Sunday, April 27, 2008

Kentucky Writer's Day at Penn's Store

This weekend is part of the Kentucky Writer's Day celebration at Penn's Store in Gravel Switch, Kentucky. In the United States, Penn's Store is the oldest continuously operated store by the same family since 1850. It is a small wood building with a front porch and a metal-clad shed roof, typical of most older stores around here that you can often find used, or abandoned, on old country roads. The main part was the store and the smaller room under the shed dormer was often the local post office. The difference with Penn's Store is its continuous family history and preservation of most of its original features, including its settled wooden floor with old black linoleum on it.

The store is located in Casey County but right at the juncture of two other counties. It was built facing southeast and right near a creek. Behind the store is a steep bank and a spring and right now the wild delphinium are blooming, followed soon by a mountain poppy (neither of which I've ever seen in the wild--Kentucky wildflowers will never cease to amaze and delight).

Jeanne Penn Lane and her daughter, Dawn Lane Osborn, are keeping the store going today. Dawn is a singer and Jeanne has had a diverse career spanning from songwriter for Chet Atkins to art teacher in the local schools. Jeanne is the life and blood of the place and a visit there would not be complete without pulling up to the counter and having a good chat. She is both welcoming and interesting to talk with, a rare combination but not unusual in Kentucky. Two years ago she was one of the first people we met down here.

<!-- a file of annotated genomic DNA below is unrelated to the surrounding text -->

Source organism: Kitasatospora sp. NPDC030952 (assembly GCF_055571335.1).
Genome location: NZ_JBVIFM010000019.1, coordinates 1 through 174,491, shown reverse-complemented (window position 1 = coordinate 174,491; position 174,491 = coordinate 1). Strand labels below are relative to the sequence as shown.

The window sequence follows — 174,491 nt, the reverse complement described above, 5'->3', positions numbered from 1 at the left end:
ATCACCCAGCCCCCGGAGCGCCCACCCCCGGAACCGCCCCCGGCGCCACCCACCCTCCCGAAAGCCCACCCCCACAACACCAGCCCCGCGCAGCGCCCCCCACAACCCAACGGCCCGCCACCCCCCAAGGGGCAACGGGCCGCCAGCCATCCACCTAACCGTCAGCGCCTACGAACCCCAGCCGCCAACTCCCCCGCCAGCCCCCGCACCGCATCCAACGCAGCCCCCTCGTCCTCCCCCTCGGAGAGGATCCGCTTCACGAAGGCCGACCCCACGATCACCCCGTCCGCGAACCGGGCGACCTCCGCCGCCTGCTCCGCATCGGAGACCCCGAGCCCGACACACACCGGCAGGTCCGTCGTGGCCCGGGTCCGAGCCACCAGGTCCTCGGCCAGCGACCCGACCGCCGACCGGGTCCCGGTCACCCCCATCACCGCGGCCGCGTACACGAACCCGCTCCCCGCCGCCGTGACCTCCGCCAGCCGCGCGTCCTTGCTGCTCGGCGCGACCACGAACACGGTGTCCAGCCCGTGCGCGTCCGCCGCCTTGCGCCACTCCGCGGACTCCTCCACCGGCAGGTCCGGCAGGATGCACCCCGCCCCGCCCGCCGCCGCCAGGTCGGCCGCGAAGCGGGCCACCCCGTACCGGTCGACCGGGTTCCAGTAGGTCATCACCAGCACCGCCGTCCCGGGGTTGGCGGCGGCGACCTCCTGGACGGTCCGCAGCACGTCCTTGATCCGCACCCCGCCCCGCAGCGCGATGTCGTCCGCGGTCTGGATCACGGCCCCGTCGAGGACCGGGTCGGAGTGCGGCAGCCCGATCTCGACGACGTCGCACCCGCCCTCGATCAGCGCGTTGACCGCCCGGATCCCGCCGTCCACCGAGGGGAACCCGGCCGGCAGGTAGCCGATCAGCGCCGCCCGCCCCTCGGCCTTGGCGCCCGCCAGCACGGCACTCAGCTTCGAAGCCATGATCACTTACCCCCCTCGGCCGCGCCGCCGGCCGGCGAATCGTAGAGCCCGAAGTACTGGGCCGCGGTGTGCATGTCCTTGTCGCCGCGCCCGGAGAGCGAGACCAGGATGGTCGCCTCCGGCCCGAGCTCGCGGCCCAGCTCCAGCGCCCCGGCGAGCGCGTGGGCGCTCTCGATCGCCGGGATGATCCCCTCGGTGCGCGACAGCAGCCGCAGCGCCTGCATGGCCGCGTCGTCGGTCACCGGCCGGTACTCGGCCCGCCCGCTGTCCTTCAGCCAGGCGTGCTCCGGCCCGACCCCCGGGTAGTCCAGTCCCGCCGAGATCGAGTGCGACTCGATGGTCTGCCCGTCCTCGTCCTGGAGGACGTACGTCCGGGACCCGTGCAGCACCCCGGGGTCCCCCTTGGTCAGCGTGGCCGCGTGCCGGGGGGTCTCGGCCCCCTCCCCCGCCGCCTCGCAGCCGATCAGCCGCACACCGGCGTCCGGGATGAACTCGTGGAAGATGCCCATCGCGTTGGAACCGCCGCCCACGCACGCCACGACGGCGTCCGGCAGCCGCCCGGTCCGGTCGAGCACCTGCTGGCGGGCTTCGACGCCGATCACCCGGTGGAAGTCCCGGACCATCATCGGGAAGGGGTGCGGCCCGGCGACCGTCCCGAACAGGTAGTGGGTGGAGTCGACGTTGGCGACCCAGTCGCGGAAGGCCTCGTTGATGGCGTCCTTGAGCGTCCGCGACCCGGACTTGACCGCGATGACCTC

Last year Temple and I both spoke at the store. He wove a few Yankee yarns and I read from The Pantry, which had just been printed and was about to be released by my publisher, so it was hot off the press. We were glad to participate (although we were both a bit nervous) but this year wanted to help out behind the scenes and just enjoy the day (especially as, apart from blogs, I had nothing written or published this year). Next year I will have some new things to read that I've been working on.